Bug in "Stock Exchange Losses" puzzle?

I passed all of the unit tests for this puzzle. However, upon submission I failed one submission test:

The values were { 4 3 5 2 1 6 }
and I calculated the biggest loss to be -4.

However, the game says this is the wrong answer. It seems to me that 5, 2 creates the biggest loss at -4.

Could some one please explain what the answer to this submission test is–if it is not -4?

I haven’t done this puzzle in a while but surely a drop from 5 to 2 should be registered as -3, not -4 ?
In the examples there’s a drop from 5 to 1 marked -4.

Yes, my mistake, the drop from 5 to 1 should be -4. Then, why doesn’t that seem to get recognized by the tester?

I actually took my program and eliminated the reading in of input values. I set the values array to { 4 3 5 2 1 6 } and then ran my program. The answer was -4.

So although my program gives the correct answer in this case, the test validator does not match my results.

When you split your line into integers, do you get an erroneous last element ? We might have accidentally slipped in an invisible character at the end of that line. If not, feel free to send your code to coders@codingame.com so I can have a closer look at it.

As reported in main puzzle topic, first validation test input says there are 6 numbers but only 5 are given on the next line. I can confirm this behaviour as I was able to validate first test in PHP by:

  • outputting -$N + 2
  • outputting -count($numbers) + 1

So depending on the language and the algorithm, there might be indeed an erroneous last element because it doesn’t exist in input.

Why don’t you all simply ignore that?

Just put dump line read, then parse next line, strip it, get ints out of it, and go ahead for a solution.

Okay thanks everybody, I have corrected the validator. It should work properly now.
Keep me posted.


I’m still seeing this issue. My code outputs a value of -4 for the first test, yet it’s still marked as incorrect even though clearly the max drop is 5 -> 1 == -4.

Can you share your code?
What language is it written in?

Are you sure no extra spaces are written?

What I eventually did was I submitted and the test failed. However, then I press the “Try Again” button and all of the tests pass. This was my solution.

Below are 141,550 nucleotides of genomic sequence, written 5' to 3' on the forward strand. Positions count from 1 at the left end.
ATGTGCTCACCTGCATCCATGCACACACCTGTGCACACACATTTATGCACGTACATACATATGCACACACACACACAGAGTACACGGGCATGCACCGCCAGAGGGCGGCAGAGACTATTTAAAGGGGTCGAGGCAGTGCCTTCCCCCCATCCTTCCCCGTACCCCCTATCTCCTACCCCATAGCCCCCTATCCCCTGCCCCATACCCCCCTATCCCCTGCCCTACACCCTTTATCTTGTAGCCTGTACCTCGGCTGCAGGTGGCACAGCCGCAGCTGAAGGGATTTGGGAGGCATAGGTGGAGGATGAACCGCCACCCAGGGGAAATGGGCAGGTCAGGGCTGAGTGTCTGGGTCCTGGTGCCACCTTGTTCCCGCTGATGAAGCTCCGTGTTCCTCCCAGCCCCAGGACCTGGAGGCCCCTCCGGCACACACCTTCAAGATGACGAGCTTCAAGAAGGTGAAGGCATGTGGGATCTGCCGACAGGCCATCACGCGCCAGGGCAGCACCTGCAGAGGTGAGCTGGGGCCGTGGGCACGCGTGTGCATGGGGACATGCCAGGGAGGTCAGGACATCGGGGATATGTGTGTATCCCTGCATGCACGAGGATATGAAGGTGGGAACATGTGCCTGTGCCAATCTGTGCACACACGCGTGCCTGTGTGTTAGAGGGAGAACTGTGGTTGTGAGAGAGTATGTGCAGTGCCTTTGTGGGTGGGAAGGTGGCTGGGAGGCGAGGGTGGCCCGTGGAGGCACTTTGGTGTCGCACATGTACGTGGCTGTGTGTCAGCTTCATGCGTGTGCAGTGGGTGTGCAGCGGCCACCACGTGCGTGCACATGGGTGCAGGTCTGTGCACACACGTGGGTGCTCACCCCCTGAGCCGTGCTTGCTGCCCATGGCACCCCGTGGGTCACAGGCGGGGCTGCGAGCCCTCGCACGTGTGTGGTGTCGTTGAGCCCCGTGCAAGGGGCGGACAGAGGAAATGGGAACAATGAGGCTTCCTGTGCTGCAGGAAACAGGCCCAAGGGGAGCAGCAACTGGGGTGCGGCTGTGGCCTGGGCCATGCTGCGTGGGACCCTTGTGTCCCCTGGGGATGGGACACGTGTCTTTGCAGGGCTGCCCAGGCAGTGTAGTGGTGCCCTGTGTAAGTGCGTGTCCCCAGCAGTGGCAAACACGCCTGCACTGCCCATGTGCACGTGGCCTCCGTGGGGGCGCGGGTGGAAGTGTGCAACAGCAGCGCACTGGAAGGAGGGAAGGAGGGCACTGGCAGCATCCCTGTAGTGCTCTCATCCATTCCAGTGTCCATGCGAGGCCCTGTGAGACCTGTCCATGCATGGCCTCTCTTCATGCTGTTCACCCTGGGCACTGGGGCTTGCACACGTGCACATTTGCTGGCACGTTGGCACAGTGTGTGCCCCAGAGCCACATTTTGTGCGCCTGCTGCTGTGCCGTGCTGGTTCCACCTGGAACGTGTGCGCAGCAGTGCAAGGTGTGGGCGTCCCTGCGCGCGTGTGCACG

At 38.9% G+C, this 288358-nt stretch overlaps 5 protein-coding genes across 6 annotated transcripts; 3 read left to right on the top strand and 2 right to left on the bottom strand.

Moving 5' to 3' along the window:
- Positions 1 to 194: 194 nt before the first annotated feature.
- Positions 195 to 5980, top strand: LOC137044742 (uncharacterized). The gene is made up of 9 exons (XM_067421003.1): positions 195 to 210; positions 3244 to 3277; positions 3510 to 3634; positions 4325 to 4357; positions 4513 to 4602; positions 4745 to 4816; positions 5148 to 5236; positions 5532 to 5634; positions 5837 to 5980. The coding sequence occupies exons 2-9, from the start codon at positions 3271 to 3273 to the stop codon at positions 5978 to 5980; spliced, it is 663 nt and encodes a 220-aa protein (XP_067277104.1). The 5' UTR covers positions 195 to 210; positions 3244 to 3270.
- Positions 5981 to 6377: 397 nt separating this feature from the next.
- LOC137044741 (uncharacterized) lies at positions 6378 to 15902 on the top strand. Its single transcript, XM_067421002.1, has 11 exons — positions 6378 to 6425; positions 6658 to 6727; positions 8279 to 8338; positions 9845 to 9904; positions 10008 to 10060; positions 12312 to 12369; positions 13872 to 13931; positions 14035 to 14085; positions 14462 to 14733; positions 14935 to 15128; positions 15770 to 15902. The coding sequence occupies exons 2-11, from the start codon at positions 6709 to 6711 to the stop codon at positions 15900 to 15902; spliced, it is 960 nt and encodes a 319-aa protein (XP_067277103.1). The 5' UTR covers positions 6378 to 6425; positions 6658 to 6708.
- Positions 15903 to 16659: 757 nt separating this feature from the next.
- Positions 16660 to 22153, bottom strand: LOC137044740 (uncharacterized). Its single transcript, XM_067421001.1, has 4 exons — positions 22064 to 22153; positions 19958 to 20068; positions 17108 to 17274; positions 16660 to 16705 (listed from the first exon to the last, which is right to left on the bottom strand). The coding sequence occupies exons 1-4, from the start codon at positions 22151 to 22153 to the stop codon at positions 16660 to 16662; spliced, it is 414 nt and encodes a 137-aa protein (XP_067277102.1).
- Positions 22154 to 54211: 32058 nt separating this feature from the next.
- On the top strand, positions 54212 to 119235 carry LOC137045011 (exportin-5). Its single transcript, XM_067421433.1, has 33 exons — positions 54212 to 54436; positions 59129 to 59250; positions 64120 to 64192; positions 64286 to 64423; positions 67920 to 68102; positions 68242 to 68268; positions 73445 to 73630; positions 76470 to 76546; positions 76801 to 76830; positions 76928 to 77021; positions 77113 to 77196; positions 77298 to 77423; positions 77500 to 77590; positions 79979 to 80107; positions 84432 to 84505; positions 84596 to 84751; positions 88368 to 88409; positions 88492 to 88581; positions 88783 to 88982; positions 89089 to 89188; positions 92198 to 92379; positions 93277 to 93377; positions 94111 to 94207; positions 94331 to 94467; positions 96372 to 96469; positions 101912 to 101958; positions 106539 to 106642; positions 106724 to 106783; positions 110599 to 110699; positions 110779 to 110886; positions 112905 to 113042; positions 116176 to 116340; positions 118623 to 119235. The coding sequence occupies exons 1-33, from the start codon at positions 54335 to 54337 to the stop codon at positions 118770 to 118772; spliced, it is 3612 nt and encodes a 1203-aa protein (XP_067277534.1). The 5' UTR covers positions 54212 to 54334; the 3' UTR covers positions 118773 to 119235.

I wrote my code in C++.

The solution was written in Java. I submitted it today without any changes and got a full 100% passed.

I have a problem with this puzzle in Go.
For ‘example 5’ the input seems to be empty, instead of the long list of big numbers expected.
In example 1 - 4 the input is there.

I’m not really familiar with go (yet) but maybe your issue is the same as this one Go issue puzlle ascii art

I don’t think it’s the same problem, since it works for example 1 - 4 with the same code.
The difference is that there’s a lot more data in example 5, so maybe it can’t handle that.


When i do this on example 5, i get 99999, so the input is here.
Sometimes, when your code is to slow, you’ll see no output. Thatjust means that you got to speed up your code to not time out.

With this code to just print the input:

[code]package main

import “fmt”
import “os”
import “bufio”

func main() {
scanner := bufio.NewScanner(os.Stdin)

var n int
fmt.Fprintf(os.Stderr, "N: %d\n", n)

input := scanner.Text()
fmt.Fprintf(os.Stderr, "Input: %s\n", input)

fmt.Println("answer") // Write answer to stdout


Output for example 1:
N: 6
Input: 3 2 4 2 1 5

Output for example 5:
N: 99999

So the logic to get the data should be fine, and since I don’t do any calculations or anything, the timeout problem should not be in my code.
For some reason the second line of input is never read properly.

ok so i tried again, and oddly, when i did this code:

func main() {
    scanner := bufio.NewScanner(os.Stdin)

    var n int
    vs := scanner.Text()
    fmt.Fprintln(os.Stderr, vs)
    mm := scanner.Text()
    fmt.Fprintln(os.Stderr, mm)

It worked for example 5. I dunno why but maybe it’s because you have to ignore the carriage return:

int main()
    int n;
    cin >> n; cin.ignore();
    string vs;
    getline(cin, vs);

    // Write an action using cout. DON'T FORGET THE "<< endl"
    // To debug: cerr << "Debug messages..." << endl;

    cout << "answer" << endl;

The important part here is cin.ignore();, is there an equivalent in Go?

I thought I tried making two scan calls to scanner, but apparently I made a mistake.
Your example get the text.
Well sort of, if you add fmt.Fprintln(os.Stderr, len(mm)) to your example you see that it only have 65536 characters. So there’s a 16-bit limitation somewhere here?

I’m pretty new to Go, so I can’t answer your question regarding cin.ignore.